Saturday, April 28, 2007

Flower Pounding on a Rainy Day

Lately there has been a lot of discussion on myArt Techniques group lately about "flower pounding". I have seen this done before on various TV programs but had never gotten around to trying it. Well, yesterday , as it turned out, was the day. First of all it was a gloomey rainy day. Second, I had friends coming down to play, one with a very artsy 5 year old boy in towe who always wanted to know "what we were going to do that was fun and new". The stakes were high!!!! My pansies have been glorious this year as I planted them this fall and they struggled thru the winter and then they literally burst forth into glorious color!!!

So I had the flowers, I had the tools , I had the company with high expectations, so we went for it!!


First of all I must show off my pansies!!


One more!!


Often I am totally overwhelmed with how beautiful plants can be, and all from the tiniest of seeds! Absolutely amazing!!

And now, for something we know that you've all been waiting for!!!

These first two pondings were done on some scraps of handmade paper. THe blossoms were placed face down on a piece of the paper and another sheet was put down on top. Then using one hand to feel where the blossoms were, I pounded the paper with a large rubber mallet till I started to see moisture and color come thru the top sheet of paper. I lifted the top sheet to check on my progress and when I felt that I had hit every blossom sufficiently, I took off the top sheet and pulled the flower remnants from the bottom sheet.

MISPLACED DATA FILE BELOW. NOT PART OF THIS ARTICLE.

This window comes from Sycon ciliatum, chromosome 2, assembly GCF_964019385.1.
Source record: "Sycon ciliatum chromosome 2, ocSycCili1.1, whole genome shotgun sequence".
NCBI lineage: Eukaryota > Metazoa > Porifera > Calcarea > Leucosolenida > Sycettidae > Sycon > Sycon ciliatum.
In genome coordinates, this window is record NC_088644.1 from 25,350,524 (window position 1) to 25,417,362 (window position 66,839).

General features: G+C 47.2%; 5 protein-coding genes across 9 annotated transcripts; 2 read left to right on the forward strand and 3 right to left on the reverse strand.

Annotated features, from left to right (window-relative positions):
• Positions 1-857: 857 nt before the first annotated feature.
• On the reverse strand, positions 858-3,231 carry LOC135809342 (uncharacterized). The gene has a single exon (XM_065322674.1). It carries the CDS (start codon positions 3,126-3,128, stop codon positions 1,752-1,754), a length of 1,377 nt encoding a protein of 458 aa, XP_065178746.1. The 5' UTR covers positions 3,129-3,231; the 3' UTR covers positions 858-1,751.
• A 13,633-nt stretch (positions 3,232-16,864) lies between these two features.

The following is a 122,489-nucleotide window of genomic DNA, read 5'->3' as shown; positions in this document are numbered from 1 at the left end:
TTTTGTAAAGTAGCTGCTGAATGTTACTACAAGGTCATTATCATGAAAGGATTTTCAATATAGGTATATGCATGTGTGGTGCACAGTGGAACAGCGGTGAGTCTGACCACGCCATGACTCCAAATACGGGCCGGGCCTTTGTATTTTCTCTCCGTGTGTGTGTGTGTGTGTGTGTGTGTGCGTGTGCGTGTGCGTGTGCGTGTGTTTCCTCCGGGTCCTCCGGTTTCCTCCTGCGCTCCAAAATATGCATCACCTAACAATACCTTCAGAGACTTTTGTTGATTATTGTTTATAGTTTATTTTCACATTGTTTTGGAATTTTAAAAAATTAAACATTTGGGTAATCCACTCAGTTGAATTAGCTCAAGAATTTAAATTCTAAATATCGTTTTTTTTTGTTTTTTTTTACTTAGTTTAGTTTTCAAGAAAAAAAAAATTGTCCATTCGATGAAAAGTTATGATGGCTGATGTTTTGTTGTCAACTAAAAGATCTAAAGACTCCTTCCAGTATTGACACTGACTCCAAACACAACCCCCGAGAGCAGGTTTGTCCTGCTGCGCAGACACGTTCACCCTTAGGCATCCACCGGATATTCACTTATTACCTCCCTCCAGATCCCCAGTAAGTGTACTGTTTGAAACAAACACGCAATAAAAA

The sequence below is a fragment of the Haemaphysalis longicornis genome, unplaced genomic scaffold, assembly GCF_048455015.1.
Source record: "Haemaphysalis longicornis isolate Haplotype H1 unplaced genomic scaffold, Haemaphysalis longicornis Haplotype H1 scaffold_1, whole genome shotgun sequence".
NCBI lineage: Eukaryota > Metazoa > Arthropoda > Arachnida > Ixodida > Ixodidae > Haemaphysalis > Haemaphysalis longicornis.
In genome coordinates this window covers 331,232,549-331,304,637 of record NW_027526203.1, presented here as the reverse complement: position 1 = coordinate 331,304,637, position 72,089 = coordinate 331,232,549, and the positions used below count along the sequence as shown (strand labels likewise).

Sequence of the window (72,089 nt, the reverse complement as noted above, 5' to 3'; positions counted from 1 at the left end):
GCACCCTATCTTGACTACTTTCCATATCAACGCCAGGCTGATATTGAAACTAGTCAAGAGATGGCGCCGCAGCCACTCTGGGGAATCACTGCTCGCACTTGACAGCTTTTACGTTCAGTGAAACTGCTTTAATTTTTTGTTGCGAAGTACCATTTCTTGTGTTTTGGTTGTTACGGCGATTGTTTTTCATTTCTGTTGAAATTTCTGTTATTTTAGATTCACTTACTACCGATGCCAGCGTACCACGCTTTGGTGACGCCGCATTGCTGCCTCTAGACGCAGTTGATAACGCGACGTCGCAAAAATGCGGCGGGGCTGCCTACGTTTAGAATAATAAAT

It is really amazing how the colors transfer to the paper. Some colors do not appear on the paper as they presented on the blossom. In this picture( immediately above) , there are three small blossoms on the outside right that are shaped like small stars almost. Those began the process as bright magents creeping phlox. The pounding must alter the chemical makeup of the pigment because on the paper, we see a purple color. This takes me back to my high school chemistry days!! i am sure that my Advanced Biology teacher, Paul Chamberlain, would have the answer for me!!!
I also did some pounding on unbleached muslin. The pictures follow!
All in all, we had great fun with this technique and my 5 year old friend Cal, was well entertained!
i think that I might have sparked some scientific interest in him as well as he was theorizing why the orange pigment transfered so well vs. the magenta. I think that I prefer my pansies and Johnny Jump Ups "un pounded" but I am going to try some azalea blossoms just for fun!

6 comments:

Dianne said...

Elizabeth These turned out absolutly beautiful great job.
Now if the flowers would come up soon in Ontario, we are just getting our tulips and daffodills.
I can't wait to try this...

carolk said...

YOur flower pounding really turned out gorgeous. I tried it once but did not get as dramatic an effect as you. I can bet the kids at my daughters school would love this.
I'll have to try again with them.

Arty Lady's blog said...

Sounds wonderful, I will try this when we come out of the drought (no flowers at the moment).

Elizabeth in NM said...

Wow, Elizabeth. They turned out beautiful. Very inspiring--I've never tried this but as soon as our hollyhocks bloom, I'll give it a go. Thanks for sharing.
--Elizabeth in NM

MargaretR said...

I love the way these have turned out and I have always meant to have a go. Thanks for the inspiration Elizabeth.

Patty M said...

Awesome effect on the flower pounding. Beautiful results, and I love the zetti you did too. Great work.

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